42% of South Africans don’t know how to protect privacy online

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Kaspersky Lab’s Global Privacy Report 2018 shows that consumers feel powerless to protect their privacy and are also suffering from ‘privacy fatigue’. This often leads to oversharing on social networks and ignoring inherent security risks. Worryingly, nearly one in five respondents (17%) have seen private information about themselves or their family members that should not have been in the public domain (rising to 20% in the Middle East, Turkey and Africa region).

Nine out of ten (90%) of South Africans go online several times a day, which has created a challenge for users, particularly as so many believe they can do nothing about information-sharing by third parties. In fact, 4% have lost interest in how they can improve their privacy, and 8% do not make extra efforts such as clearing their browsing history or using add-ons to block online tracking features. 

Marina Titova, head of consumer product marketing at Kaspersky Lab, says: “The increase in data breaches, coupled with the difficulty in managing online personal data, leads to consumers feeling a loss of control and making them weary of having to think about digital privacy. Whilst there is no silver bullet, there are plenty of ways for them to reduce their risk. This starts with basic digital hygiene but encompasses using advanced tools and technologies to help them get their digital privacy in order.”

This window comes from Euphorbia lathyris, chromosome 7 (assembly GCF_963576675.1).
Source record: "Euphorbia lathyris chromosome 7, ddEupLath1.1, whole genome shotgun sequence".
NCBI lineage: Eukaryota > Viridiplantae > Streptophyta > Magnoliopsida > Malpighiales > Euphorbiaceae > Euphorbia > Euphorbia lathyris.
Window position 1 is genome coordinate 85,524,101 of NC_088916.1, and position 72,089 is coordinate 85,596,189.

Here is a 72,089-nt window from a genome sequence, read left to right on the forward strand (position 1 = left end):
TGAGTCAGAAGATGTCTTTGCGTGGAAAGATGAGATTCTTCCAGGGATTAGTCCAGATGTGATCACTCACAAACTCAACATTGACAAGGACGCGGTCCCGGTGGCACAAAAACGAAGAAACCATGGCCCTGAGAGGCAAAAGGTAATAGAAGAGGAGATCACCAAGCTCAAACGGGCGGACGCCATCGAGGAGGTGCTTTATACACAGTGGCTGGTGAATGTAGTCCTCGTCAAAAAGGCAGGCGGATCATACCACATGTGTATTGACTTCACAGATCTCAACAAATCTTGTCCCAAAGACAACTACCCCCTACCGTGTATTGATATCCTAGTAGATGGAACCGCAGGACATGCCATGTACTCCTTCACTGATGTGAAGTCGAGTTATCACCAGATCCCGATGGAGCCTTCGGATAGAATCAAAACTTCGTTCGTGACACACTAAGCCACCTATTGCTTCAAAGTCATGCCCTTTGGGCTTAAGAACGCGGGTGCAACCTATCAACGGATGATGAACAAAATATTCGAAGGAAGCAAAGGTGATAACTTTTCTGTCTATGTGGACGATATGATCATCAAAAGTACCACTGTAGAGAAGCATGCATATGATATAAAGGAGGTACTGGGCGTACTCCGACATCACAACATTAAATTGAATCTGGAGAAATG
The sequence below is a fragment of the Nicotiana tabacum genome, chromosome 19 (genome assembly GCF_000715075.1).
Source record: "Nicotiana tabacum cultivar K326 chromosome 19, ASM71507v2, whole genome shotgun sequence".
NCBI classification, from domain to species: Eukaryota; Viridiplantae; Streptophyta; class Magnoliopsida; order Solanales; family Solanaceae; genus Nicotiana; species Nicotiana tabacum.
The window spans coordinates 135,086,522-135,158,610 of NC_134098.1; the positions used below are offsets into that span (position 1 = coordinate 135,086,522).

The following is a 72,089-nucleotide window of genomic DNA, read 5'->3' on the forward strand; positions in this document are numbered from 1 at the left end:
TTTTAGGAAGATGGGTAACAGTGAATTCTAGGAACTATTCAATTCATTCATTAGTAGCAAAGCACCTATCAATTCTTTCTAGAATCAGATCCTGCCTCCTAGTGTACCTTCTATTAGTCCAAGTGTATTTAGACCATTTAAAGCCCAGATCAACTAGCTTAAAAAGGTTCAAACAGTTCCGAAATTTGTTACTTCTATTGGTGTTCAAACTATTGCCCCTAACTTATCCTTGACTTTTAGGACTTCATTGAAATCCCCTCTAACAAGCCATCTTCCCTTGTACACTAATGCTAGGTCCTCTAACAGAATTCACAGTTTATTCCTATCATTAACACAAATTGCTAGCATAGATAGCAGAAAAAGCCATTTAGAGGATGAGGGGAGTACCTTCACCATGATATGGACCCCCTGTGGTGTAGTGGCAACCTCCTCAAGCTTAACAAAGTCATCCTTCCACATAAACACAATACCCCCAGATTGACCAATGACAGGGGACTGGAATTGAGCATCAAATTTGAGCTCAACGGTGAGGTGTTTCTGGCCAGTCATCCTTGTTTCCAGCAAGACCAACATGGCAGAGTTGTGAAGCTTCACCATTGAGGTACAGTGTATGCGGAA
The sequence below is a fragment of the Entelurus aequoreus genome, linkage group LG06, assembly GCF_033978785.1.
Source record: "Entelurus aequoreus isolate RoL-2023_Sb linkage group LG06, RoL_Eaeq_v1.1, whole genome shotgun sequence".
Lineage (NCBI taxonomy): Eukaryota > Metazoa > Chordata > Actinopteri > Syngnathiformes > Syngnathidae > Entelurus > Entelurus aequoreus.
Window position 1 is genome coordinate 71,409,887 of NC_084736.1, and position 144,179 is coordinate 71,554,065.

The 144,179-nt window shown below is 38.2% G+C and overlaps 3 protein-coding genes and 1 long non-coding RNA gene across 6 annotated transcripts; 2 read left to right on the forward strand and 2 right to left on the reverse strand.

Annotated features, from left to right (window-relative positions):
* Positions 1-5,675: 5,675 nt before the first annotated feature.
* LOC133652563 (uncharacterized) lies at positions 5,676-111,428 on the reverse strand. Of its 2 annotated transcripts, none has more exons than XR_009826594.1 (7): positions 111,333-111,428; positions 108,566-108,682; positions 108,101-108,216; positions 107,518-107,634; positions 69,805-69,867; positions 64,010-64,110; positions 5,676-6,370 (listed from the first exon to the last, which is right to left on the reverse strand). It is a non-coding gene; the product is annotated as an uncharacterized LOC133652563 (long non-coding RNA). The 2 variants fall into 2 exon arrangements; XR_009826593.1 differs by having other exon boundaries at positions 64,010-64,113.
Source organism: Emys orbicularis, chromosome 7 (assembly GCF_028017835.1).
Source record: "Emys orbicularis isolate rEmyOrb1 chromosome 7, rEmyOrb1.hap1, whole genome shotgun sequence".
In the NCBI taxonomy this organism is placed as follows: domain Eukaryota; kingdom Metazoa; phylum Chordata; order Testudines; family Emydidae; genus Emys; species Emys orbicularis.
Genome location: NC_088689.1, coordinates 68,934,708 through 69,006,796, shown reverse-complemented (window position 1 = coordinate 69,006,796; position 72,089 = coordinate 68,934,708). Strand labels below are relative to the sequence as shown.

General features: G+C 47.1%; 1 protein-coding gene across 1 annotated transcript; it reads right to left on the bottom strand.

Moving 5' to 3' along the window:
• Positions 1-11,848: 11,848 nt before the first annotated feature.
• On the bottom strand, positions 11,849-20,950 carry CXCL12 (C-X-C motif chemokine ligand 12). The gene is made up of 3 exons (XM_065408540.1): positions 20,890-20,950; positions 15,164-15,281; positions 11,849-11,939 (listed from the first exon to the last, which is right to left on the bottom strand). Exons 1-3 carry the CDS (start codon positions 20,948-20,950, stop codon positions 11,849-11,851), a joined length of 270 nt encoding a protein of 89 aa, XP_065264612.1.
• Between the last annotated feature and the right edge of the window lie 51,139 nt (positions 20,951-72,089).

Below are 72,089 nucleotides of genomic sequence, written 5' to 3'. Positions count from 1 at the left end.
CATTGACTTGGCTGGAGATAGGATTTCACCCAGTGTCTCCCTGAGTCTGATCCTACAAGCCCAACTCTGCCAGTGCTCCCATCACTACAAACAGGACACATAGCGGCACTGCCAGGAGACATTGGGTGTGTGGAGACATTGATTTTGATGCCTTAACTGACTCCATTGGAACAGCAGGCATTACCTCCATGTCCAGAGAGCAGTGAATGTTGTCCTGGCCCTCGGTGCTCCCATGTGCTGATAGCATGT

Kaspersky Lab recommends some simple steps to follow:

  • Start managing your digital footprint: keep a list of your accounts and regularly check if your data has become publicly accessible. Create a secondary e-mail, too.
  • Use special digital tools that allow surfing the internet safely, like Private Browsing or detecting any webcam or mic access by untrusted apps
  • Install reliable security solutions that include a set of utilities to minimise the risks of privacy violation.

 To find out more about how consumers feel about their privacy, click here.